Tacitus gives the following reasons for the provincial petitions:

1.       Too many people in Greek cities were escaping punishment due to overly-generous rights of sanctuary in religious temples.

2.       This meant that temples were filled with slaves, debtors and even those suspected of murder.

3.       Previous attempts to deal with this problem had caused serious unrest.

4.       Therefore the cities were requested to submit their charters and their representatives to investigation in Rome.

Cities came to argue their case, based on past services to Rome or due to the religious significance of their temples. Tacitus noted that “it was a splendid sight… to see the senate investigating privileges conferred by its ancestors… and it was free, as of old, to confirm or amend”.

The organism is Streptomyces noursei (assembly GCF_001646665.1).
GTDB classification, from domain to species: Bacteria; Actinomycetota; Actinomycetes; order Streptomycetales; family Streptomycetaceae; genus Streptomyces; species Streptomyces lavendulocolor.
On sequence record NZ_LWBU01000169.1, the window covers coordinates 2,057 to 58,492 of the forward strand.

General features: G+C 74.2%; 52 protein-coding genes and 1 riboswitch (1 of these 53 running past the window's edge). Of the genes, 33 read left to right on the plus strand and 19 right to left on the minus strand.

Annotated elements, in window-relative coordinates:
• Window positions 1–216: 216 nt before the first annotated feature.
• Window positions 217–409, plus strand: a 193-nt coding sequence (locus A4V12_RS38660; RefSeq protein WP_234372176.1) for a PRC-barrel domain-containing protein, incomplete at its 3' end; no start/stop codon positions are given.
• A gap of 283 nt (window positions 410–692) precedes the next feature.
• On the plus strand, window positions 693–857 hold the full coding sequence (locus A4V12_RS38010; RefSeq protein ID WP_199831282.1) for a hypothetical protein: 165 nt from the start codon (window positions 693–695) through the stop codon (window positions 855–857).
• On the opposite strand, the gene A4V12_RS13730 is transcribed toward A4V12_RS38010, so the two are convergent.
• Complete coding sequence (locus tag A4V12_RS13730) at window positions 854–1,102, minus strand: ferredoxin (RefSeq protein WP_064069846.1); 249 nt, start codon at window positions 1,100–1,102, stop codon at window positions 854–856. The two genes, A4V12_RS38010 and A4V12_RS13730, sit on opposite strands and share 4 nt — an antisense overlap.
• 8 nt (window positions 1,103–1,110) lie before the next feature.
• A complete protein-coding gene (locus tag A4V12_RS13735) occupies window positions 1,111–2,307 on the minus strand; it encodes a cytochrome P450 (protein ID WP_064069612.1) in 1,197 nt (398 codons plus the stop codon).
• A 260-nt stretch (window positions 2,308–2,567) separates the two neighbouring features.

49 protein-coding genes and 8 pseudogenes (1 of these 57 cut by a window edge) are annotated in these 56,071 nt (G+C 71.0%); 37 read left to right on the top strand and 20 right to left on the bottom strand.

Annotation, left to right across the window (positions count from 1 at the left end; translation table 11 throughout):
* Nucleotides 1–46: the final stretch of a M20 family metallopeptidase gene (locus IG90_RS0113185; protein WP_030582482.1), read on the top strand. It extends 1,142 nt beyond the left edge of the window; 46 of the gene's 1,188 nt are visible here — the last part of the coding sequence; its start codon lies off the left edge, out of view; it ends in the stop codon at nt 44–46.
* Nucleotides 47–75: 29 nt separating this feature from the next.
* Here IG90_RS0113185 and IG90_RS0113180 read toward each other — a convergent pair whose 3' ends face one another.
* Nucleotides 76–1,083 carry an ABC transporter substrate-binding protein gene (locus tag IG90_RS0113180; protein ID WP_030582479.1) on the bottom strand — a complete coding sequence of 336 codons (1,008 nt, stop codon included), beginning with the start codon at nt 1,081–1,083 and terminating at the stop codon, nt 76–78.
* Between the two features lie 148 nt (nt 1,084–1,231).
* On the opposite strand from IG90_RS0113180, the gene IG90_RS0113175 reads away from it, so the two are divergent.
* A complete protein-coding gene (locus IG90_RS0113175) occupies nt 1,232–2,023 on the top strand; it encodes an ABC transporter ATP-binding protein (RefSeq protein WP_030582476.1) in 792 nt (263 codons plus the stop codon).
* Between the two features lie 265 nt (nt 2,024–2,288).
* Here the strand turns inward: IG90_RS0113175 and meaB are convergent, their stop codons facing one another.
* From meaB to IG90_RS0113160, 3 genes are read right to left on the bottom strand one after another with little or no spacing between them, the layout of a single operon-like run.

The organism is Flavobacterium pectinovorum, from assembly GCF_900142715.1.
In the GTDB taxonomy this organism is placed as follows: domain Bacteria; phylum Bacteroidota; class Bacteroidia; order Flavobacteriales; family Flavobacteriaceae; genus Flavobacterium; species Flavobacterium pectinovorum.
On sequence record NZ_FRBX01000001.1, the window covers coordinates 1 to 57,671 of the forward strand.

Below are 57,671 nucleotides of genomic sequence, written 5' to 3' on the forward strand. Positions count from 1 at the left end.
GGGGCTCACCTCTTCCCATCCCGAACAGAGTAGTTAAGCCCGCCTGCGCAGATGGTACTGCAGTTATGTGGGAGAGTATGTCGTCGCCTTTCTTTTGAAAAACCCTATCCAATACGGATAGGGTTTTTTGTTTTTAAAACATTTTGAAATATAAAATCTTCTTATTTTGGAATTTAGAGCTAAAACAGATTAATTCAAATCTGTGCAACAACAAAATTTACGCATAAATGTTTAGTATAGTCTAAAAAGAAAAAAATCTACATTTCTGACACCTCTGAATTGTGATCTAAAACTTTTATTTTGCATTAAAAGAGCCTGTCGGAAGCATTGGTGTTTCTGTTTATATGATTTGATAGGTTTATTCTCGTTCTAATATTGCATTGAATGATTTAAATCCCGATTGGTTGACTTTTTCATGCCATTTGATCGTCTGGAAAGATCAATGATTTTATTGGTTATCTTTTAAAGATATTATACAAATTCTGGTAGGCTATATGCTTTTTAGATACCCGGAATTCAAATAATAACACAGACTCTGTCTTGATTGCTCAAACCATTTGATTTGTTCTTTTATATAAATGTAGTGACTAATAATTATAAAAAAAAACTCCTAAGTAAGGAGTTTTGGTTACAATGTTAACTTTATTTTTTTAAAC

The following cities made petitions through representatives:


·       Argued that the gods Apollo and Diana were born in their city.

·       Therefore they deserved to preserve the rights of sanctuary in their temple.


·       Argued that Rome had formerly given the city rights of asylum at one of their temples.

·       Julius Caesar had confirmed this.

·       They were honoured by Augustus for having been loyal against the Parthian invasion.


·       Argued that many Roman generals recognised and respected rights of temples.

The senate, according to Tacitus, got bored, as the “local rivalries proved wearisome”. Other cities continued to protest that their sanctuaries deserved recognition, and in the case of Crete, they asked for and received a statue of the divine Augustus. Decrees were then passed, and bronze tablets were ordered to be placed in temples.